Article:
Sleep is tough to come by, especially for students who are spending time cramming for exams, readying themselves for quizzes, or finishing term papers. Unfortunately, when we look at our schedules, sleep is often the first thing we cut out. As this article will discuss, that is a mistake, and the short-term gains that might be had in sleeping less are generally outweighed by the long-term effects of sleep deprivation.
We hear a lot about habits—starting good ones, breaking bad ones—but how are habits formed? What makes a person predisposed to certain habits? Most importantly, how can students focus on the process of how habits become habits to ensure they create good ones?
The desire to hire people who look at problems differently is growing. The Harvard Business Review published a 2017 article, Neurodiversity as a Competitive Advantage , which discussed how a growing number of companies are now changing their hiring practices. These businesses were finding that people with learning differences had some incredible skills that the companies badly needed but very few people with learning differences were actually making it through the interview process. As part of their changes, these companies were also providing assistance to these new hires to help them with some of their weaker skills.
Parents know their children best; however, the diagnosis of a learning disorder can make some feel like they might not have a total grasp on who their child is, or what makes them tick. Although having a child with a learning disability can be challenging, keeping the following things in mind will be helpful not only to parents, but their children as well.
This article will discuss what schools (and students) are doing to proactively manage downtime on campus during the year, a well-known catalyst for problem behaviors, particularly in students with learning disabilities.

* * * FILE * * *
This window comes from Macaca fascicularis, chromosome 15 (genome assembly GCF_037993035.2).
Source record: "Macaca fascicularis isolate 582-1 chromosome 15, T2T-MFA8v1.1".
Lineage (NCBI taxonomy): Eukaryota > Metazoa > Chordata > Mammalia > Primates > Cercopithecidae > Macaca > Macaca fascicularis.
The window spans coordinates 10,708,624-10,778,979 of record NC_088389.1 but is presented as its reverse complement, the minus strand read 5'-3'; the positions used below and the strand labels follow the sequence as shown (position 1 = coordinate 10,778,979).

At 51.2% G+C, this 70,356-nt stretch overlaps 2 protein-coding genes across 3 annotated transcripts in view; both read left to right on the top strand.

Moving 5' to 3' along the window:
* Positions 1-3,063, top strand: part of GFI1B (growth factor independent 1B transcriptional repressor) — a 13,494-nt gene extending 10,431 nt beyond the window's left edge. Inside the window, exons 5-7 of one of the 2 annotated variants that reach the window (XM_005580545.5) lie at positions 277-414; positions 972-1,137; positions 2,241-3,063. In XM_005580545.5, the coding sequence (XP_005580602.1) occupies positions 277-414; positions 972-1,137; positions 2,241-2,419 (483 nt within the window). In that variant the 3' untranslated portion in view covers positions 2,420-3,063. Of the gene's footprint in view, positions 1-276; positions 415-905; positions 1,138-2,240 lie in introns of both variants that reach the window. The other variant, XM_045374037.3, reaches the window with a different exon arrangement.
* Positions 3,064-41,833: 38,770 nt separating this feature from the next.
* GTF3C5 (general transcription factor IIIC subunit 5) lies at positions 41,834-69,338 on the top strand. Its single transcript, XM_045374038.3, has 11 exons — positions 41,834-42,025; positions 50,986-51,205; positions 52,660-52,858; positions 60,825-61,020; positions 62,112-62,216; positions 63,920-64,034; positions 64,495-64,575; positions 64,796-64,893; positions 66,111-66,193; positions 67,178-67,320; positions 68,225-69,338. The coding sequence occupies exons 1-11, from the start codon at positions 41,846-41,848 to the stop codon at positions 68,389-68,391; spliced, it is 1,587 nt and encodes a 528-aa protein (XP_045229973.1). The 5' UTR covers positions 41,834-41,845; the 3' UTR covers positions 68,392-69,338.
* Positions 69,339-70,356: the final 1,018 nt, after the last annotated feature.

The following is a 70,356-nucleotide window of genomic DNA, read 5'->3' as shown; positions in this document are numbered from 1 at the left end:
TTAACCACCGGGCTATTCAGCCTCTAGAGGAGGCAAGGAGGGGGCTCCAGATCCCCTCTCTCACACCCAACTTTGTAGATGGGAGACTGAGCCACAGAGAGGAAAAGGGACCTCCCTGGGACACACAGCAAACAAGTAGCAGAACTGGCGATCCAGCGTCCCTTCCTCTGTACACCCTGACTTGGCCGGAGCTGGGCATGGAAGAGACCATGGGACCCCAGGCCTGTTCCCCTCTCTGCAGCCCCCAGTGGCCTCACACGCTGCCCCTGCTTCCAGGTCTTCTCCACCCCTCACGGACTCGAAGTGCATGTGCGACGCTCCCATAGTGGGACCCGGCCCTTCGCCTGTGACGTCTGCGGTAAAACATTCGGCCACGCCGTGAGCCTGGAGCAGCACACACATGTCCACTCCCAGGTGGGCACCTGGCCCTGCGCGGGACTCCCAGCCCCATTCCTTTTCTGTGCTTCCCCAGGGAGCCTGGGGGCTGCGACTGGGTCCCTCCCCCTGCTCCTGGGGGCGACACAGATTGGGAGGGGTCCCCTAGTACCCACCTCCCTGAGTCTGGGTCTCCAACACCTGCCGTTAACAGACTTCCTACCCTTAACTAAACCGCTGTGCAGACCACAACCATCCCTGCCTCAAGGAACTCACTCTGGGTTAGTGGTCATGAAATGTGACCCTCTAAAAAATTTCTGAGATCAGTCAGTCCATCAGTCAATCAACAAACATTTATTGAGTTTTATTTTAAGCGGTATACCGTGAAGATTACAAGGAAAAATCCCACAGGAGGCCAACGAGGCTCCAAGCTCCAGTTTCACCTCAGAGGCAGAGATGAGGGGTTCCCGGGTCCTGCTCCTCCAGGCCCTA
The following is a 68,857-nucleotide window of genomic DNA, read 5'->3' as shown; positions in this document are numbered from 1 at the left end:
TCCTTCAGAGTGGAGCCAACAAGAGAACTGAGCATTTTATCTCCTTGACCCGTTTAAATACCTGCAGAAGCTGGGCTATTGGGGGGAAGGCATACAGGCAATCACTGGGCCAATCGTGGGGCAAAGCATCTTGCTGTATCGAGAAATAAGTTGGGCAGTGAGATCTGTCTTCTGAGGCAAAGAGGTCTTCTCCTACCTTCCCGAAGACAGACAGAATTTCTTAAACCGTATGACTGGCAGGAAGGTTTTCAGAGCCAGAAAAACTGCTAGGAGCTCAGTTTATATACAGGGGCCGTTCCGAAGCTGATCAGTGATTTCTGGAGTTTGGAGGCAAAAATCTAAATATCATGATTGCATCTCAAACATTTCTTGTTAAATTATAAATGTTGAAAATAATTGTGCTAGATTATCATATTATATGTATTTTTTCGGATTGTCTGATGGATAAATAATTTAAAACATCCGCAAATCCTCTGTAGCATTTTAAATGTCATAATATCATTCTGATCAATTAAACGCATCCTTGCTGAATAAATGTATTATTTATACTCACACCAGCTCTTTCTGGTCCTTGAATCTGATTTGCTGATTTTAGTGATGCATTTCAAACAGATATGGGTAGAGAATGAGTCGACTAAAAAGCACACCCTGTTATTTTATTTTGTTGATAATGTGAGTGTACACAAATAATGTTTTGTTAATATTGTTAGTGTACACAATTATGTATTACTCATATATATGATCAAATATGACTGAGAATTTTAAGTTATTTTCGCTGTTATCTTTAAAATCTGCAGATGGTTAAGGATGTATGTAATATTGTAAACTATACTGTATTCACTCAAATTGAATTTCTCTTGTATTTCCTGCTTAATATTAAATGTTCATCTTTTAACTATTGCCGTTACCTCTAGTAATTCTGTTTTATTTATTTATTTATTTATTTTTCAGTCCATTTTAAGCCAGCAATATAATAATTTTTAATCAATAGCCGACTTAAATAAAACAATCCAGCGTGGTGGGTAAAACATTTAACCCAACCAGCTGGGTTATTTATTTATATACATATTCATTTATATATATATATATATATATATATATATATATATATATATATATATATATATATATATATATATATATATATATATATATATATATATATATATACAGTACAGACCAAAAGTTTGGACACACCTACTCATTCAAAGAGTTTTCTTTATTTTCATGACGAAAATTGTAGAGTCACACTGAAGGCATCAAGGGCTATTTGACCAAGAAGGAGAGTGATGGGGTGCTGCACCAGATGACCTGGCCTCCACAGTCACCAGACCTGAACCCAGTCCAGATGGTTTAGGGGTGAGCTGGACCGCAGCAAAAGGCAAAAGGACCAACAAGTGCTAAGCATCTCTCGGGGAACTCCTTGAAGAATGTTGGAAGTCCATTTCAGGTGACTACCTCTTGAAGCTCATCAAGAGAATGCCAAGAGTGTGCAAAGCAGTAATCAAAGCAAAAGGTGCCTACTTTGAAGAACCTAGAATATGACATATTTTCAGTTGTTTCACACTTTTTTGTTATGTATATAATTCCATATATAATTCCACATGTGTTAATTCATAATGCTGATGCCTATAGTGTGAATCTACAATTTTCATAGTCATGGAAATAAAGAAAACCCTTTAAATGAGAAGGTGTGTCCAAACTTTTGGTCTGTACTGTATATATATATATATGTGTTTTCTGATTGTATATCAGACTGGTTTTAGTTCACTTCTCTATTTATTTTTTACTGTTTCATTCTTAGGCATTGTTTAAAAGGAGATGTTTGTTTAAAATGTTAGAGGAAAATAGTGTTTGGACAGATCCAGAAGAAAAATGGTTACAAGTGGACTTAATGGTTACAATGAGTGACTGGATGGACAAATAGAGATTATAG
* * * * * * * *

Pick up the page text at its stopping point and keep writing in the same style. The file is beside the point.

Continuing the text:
Disorder of written expression, often conflated with “dysgraphia” (which we will cover later), is a phrase used to describe students who have difficulty with the conceptual aspects of writing; for example, issues that extend beyond handwriting or sentence formulation.
What is a “nonwriter?” When we use the term, we typically mean a student who can write, but who detests it and avoids it at all costs. Why are some students such big fans of writing while others aren’t, and how can we encourage “nonwriters” to write? We’ll cover that below.
It’s a difficult decision for many parents to send their children to boarding school. This decision can be even more daunting when your child has been identified with a learning disability and you have spent years as his or her most consistent and outspoken advocate. Nonetheless, the questions are there. Is it the best thing for the student? Who will make sure the student is getting the help they need? Will they/we be happy with this decision? Is it worth the financial investment? These are very real considerations for families, and by sharing the benefits of boarding school, we hope to dispel some of the fear and apprehension of this decision, and see it as a tangible and hope-filled opportunity.
Developing an individualized education program (IEP) for your child can be an extremely overwhelming task. There are many different methods, models, and recommendations suggesting the best way to go about it.